Monday, June 25, 2012

Comic Review: Tom Strong Deluxe Edition Volume 1

    “Holy Socks!”

    More than ten years ago, I read Hellboy: The Conqueror Worm and a trade paperback (I think) or two of Tom Strong, loaned to me by the corrupting Dan Fleming.  That’s what took me from not being into comics to being an avid comic reader.  That was the seed at least.  And now, all these years later, I’ve finally revisited Tom Strong with the first hardcover collection of Alan Moore’s love letter to classic comics and pulps.

    Now, Alan Moore is a contentious topic with me.  I LOVE League of Extraordinary Gentlemen and Tom Strong.  But I can’t get into several of his other works, don’t much care for others I have read, and think the guy usually comes off as a total dillhole in any interviews or essays.  He’s kind of like Harlan Ellison in that way.  I respect some of his works, but think he’s a giant A-hole.  And I refuse to bow with the armies of comic-fan sycophants.  I don’t think he’s the end all be all of comic literature.  There.  I said it.  And I’m done for now.

    Getting on with this review, one of the things I love about this series is that like Hellboy, it spans a really long stretch of time, and frequently calls back to earlier days in Tom’s life, building his history even as we see his modern day adventures.  I also love its complete embracing of old time super-science love.  Tom is himself a creation of science, being raised by a somewhat cracked father to be better than other men.  With tastes of Tarzan and Doc Savage, Tom becomes a Golden Age hero.  But he doesn’t die, and the Golden Age doesn’t fade to Silver.  He marries a woman who is a worthy match, has a daughter who’s cut from the same cloth of heroism.  He has an intelligent ape and a robot companion.   He battles Nazis, extra-dimensional Aztecs, super-science villains, and whatever stands in the way of progress and peace.  And like the best old time heroes, he’s not only extremely strong, he’s also extremely smart.  Not only is he an inventor, but he’s also able to see potential outcomes that get beyond the emotional needs for revenge or retribution.  Like the best heroes, he is the best of what we are, what we can be.

    Colorful characters, daring adventures, humor, danger, nostalgia, and hope for the future, all cleanly illustrated by Chris Sprouse and written with a surprising lack of cynicism by Alan Moore.  None of the ‘deconstruction’ of the myths you find in Watchman or League of Extraordinary Gentlemen.  Honestly, if it wasn’t for the occasional strong language, this feels totally appropriate for younger readers.  Even the violence is usually restrained.  There’s an innocence to it that I find most charming.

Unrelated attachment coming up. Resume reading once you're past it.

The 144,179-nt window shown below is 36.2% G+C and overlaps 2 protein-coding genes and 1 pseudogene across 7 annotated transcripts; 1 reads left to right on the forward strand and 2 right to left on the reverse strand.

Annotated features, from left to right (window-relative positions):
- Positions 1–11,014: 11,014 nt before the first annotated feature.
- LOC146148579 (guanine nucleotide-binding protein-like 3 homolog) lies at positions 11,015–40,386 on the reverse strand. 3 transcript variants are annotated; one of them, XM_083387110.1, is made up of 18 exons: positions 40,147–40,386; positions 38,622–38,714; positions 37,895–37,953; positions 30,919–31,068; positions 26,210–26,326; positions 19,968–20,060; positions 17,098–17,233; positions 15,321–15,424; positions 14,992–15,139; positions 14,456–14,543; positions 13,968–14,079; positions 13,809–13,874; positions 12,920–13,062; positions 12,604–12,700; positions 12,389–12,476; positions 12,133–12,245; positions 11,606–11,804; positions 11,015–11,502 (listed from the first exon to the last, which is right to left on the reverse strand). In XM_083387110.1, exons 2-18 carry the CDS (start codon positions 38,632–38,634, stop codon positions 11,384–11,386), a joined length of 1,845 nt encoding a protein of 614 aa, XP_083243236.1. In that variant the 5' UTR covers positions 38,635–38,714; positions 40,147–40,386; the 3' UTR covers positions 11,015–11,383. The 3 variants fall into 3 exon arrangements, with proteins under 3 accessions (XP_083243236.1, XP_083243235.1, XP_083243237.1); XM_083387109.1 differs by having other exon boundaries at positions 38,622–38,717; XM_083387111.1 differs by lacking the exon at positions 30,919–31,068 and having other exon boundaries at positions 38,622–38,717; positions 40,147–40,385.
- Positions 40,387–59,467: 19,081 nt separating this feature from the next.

Moore and Sprouce seem to be, like Hellboy’s Mike Mignola, fans of many of the same things I love, with tons of references and lines of inspiration left fairly clear.  Reading it again, I can see not only why Dan thought I’d like it, but why it helped me see the potential of comics, especially outside of the major DC and Marvel lines.  I also see why my old roleplaying game analogy holds.  DC and Marvel are like TSR (then publishers of Dungeons & Dragons).  They’re what the general public knows, they’ve got the largest market share, and they’re successful weather they do good work or not, so the passion to do good isn’t always there.  They’re also beholden to a much larger crowd of rabid fans, so taking chances, being bold, or shaking things up is much more dangerous than for other companies.  Other gaming companies (or comic companies) did MUCH better work, but were never as popular, because they didn’t aim at the largest audience.  In comics it’s the same way.  Smaller companies, or even smaller labels of larger companies (Vertigo, for example) can make much more interesting comics because most people who would get upset by what’s contained aren’t ever going to look at them in the first place.  Make Spider-Man non-white and people flip, start using the weighted and kind of inaccurate term “PC” (just about as useful a phrase as “overrated”).  But have an interracial relationship in Tom Strong, deal with suicide in The Walking Dead, or feature an epic story about an abusive husband in Finder, and few heads turn.  Few old ladies cluck.  Few dirty shirted fan-boys wag their pizza stained finger.

    Go out and get Tom Strong.  It’s grand adventure fiction, fun and exciting.  Great characters, both heroic and villainous.  A cool world with a deep history.  It’s the kind of world you’ll want to revisit time and again.  And one of those most rare things, a depiction of a happy, loving married couple.

Tom Strong: Deluxe Edition Volume 1
Author: Alan Moore
Artist: Chris Sprouce, etc.
Publisher: America’s Best Comics
ISBN: 978-1-4012-2536-0


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